Web Interface Controls Nixie Tube Clock

We love our clocks around here and we love nixie tubes as well. The combination of the two almost seems to be a no-brainer. With the modern twist of an ESP8266, Reddit user [vladco] built a minimalist nixie tube clock.

The build starts with the nixie tubes, Russian In4s, each one mounted on its own small circuit board. Each board is chained together and they’re mounted on a wooden frame. The frame is mounted inside a nice wooden case which was designed in Fusion 360 and milled out of oak at a local hackerspace.

There are no controls on the case. No buttons or knobs. This clock is set via the EPS8266 which gets the time and updates the shift registers that set the numbers on each of the tubes. The clock dims at night so it’s not as bright. [vladco] wrote a web UI to set the time and interact with theĀ  tubes.

The code and files for the case and circuit board are available online. The result is a nice, minimalist clock for your desk. There are plenty of clock builds on the site, several built from nixie tubes, including another nixie tube clock with an ESP8266, and another.

via Reddit

12 thoughts on “Web Interface Controls Nixie Tube Clock

    1. What are you doing on a hacker website?
      I tried to raise you right!
      All these years, from when I first felt you stirring in my womb, and the hours of labor I went through, the late nights I stayed up when you were sick, all those times I’ve changed your diapers, and bathed you, all those meals I prepared and dishes I’ve washed, all the times I cleaned your room being careful not to mess with all your electronic parts and tools because I believed you were going to grow up to be a respectable engineer. All those times I stood up for you at teacher conferences, telling them that you weren’t being disruptive, but creative! All those times I bragged to my friends over tea how you’d grow up to be a world re-known scientist! All the homework I helped you with, all the clothes I washed…
      And this is the thanks a mother gets…

  1. Trivial. It doesn’t use at least one framework, and depend on other servers and services.

    ie: to set the time, you should need an account on “myclock.com”, and you would need to supply your home address, and give it access to all your personal data. That way, the clock will automatically be set, based on your geographical location!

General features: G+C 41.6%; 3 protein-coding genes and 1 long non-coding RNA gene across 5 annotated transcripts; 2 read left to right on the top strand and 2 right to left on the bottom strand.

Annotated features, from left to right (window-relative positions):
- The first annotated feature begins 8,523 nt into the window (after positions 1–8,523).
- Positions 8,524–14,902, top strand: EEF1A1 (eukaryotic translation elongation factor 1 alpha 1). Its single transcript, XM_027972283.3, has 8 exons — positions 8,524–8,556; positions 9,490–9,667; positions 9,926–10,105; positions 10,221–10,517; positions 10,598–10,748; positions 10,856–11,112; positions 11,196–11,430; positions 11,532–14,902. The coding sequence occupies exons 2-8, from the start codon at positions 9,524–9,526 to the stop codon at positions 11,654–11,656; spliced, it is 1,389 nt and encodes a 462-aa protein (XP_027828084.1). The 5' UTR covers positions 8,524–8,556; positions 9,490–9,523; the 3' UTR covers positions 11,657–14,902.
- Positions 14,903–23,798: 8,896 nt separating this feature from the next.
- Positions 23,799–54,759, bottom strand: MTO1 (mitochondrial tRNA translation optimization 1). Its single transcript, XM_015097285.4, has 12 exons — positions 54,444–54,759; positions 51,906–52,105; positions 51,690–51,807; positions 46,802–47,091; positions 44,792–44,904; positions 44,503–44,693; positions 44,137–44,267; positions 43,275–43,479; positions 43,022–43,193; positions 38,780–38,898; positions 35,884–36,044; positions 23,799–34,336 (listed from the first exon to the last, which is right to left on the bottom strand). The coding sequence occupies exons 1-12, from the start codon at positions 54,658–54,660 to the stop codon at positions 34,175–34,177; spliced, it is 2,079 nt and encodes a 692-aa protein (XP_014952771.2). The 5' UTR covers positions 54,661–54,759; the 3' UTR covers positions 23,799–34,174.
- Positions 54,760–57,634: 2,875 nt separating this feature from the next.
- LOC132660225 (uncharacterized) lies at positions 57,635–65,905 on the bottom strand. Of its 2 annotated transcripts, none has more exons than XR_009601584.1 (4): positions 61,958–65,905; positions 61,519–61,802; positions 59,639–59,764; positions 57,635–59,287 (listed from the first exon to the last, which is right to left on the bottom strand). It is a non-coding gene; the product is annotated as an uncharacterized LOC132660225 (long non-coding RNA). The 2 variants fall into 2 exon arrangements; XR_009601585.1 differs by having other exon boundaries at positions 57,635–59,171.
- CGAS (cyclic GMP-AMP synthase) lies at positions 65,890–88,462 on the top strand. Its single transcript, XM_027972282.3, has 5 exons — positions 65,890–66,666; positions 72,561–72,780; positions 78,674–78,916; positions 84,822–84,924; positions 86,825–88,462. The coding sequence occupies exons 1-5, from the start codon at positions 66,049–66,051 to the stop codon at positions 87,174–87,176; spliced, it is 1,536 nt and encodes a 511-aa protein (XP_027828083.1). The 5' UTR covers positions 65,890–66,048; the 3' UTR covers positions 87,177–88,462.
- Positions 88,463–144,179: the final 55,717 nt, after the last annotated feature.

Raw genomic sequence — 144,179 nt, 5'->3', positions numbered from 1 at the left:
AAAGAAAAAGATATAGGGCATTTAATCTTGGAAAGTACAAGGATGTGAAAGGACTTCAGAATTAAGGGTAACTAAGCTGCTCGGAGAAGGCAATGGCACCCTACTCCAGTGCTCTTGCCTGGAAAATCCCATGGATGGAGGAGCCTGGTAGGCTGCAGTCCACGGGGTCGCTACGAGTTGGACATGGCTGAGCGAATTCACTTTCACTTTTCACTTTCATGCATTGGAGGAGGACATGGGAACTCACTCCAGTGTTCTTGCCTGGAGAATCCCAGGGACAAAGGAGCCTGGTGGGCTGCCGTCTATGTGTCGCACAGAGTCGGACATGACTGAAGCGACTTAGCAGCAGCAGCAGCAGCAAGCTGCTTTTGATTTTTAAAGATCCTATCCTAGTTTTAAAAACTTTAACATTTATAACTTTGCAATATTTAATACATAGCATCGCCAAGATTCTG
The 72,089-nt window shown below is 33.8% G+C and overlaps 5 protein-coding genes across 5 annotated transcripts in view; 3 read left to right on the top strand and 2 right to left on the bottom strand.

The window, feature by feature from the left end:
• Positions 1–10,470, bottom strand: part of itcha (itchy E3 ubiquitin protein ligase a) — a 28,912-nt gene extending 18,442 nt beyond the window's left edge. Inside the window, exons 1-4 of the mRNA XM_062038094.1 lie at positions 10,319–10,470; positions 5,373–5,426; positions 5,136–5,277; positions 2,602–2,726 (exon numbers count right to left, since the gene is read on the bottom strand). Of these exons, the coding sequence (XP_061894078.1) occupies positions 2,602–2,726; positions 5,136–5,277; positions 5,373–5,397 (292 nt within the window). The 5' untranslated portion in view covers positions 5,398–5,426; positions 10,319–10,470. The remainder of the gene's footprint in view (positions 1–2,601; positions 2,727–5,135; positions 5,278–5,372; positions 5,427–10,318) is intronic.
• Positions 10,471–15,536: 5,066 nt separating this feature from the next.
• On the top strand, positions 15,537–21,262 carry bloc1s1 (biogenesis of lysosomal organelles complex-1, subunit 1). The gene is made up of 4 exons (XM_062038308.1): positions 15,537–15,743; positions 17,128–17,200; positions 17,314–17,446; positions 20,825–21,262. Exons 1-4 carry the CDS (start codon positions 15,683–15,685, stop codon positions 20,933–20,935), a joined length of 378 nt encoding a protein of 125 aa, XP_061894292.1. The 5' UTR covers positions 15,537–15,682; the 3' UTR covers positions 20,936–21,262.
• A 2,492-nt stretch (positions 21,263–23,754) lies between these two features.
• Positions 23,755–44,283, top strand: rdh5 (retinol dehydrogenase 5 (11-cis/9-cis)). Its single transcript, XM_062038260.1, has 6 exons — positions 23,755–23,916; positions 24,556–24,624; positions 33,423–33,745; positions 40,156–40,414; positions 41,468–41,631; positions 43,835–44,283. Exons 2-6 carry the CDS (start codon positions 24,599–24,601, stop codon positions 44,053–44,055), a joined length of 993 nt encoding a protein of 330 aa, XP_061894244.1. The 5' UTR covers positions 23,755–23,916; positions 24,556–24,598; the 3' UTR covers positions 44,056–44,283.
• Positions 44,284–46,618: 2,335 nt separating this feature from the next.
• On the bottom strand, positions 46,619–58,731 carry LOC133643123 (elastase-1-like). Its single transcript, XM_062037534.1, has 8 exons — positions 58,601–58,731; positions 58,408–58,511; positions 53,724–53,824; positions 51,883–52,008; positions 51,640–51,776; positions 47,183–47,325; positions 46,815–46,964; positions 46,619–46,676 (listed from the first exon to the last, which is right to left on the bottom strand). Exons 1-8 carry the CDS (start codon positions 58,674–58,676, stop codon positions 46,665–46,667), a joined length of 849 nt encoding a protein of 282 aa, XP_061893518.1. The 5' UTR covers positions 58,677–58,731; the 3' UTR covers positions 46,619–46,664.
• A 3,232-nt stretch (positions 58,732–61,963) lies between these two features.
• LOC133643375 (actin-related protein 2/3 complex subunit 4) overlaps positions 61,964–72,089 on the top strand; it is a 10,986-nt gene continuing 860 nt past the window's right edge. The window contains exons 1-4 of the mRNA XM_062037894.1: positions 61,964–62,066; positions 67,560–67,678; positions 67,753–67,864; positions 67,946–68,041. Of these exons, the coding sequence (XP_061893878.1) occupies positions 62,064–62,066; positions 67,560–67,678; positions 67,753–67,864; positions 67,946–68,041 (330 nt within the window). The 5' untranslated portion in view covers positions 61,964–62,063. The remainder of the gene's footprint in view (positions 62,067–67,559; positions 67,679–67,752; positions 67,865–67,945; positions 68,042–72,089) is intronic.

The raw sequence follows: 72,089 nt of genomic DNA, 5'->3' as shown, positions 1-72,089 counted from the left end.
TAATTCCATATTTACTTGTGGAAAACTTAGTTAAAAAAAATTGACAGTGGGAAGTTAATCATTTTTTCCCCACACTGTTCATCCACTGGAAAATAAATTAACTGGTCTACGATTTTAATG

Setting things manually is for the birds!

    Or , for a small monthly fee, it could get the time from an atomic clock, closest to your location, with the lowest latency, all for say $9.99/Mo, and granting unlimited access to your personal data and files, for reference and to improve the service!

    1. the article doesn’t do a very good job at explaining how it works, but that is basically how it works, connects to wifi gets time via ntp, displays time. The webui allows some basic management, like wifi network, times zone/dst/time server and some hardware settings

  2. It’s a good design with one potential pitfall. IN-4 tubes are widely believed to be mercury free, short life tubes. They have a specified life of only 1000 hours. While they are likely to last longer than that there’s certainly enough anecdote around to suggest they really are short life tubes. Anything with mercury will last many times longer.

    1. Thanks for the hint. The IN-4 was chose due to its low price and availability at the usual places so even if it dies after 1000h I can buy/find spares. I my searches for tubes I have also found the ZM1020 which physically looks the same as the IN-4, do you happen to know if its mercury free?

      1. I doubt they will die after 1000h as that should be the worst case. One user on the neonixie-l google group reported three failures over two years though in a clock though. I have a ZM1040 based clock with zero failures over a couple of decades. The ZM1020 is definitely a long life, mercury containing nixie. I have some and the mercury “giver” is visible from the bottom of the tube. If you want low cost then there is also the IN-12 which has a good reputation for reliability and longevity if you don’t mind the tube shape.

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